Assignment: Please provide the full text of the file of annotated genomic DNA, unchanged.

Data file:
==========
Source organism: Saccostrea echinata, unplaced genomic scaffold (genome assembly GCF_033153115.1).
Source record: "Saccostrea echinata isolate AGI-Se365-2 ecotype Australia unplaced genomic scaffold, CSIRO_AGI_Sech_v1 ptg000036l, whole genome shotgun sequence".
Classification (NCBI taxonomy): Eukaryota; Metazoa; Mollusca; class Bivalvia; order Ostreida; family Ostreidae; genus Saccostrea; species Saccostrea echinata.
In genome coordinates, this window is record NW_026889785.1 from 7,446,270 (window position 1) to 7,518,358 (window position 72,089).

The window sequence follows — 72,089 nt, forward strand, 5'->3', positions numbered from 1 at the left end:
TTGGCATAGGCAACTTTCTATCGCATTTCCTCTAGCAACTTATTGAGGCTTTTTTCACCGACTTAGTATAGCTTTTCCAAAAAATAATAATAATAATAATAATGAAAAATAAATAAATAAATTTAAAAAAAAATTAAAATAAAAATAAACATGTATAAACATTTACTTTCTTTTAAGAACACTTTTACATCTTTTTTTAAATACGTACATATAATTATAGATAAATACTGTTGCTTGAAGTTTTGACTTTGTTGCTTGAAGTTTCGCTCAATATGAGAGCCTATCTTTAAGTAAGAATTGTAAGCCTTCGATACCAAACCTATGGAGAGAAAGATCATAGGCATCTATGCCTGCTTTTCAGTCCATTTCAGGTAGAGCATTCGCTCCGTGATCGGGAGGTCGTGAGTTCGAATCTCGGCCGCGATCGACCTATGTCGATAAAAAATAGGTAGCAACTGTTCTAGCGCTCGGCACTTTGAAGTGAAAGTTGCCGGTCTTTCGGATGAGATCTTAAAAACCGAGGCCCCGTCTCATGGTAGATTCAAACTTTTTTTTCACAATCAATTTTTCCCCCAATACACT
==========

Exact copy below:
Source organism: Saccostrea echinata, unplaced genomic scaffold (genome assembly GCF_033153115.1).
Source record: "Saccostrea echinata isolate AGI-Se365-2 ecotype Australia unplaced genomic scaffold, CSIRO_AGI_Sech_v1 ptg000036l, whole genome shotgun sequence".
Classification (NCBI taxonomy): Eukaryota; Metazoa; Mollusca; class Bivalvia; order Ostreida; family Ostreidae; genus Saccostrea; species Saccostrea echinata.
In genome coordinates, this window is record NW_026889785.1 from 7,446,270 (window position 1) to 7,518,358 (window position 72,089).

The window sequence follows — 72,089 nt, forward strand, 5'->3', positions numbered from 1 at the left end:
TTGGCATAGGCAACTTTCTATCGCATTTCCTCTAGCAACTTATTGAGGCTTTTTTCACCGACTTAGTATAGCTTTTCCAAAAAATAATAATAATAATAATAATGAAAAATAAATAAATAAATTTAAAAAAAAATTAAAATAAAAATAAACATGTATAAACATTTACTTTCTTTTAAGAACACTTTTACATCTTTTTTTAAATACGTACATATAATTATAGATAAATACTGTTGCTTGAAGTTTTGACTTTGTTGCTTGAAGTTTCGCTCAATATGAGAGCCTATCTTTAAGTAAGAATTGTAAGCCTTCGATACCAAACCTATGGAGAGAAAGATCATAGGCATCTATGCCTGCTTTTCAGTCCATTTCAGGTAGAGCATTCGCTCCGTGATCGGGAGGTCGTGAGTTCGAATCTCGGCCGCGATCGACCTATGTCGATAAAAAATAGGTAGCAACTGTTCTAGCGCTCGGCACTTTGAAGTGAAAGTTGCCGGTCTTTCGGATGAGATCTTAAAAACCGAGGCCCCGTCTCATGGTAGATTCAAACTTTTTTTTCACAATCAATTTTTCCCCCAATACACT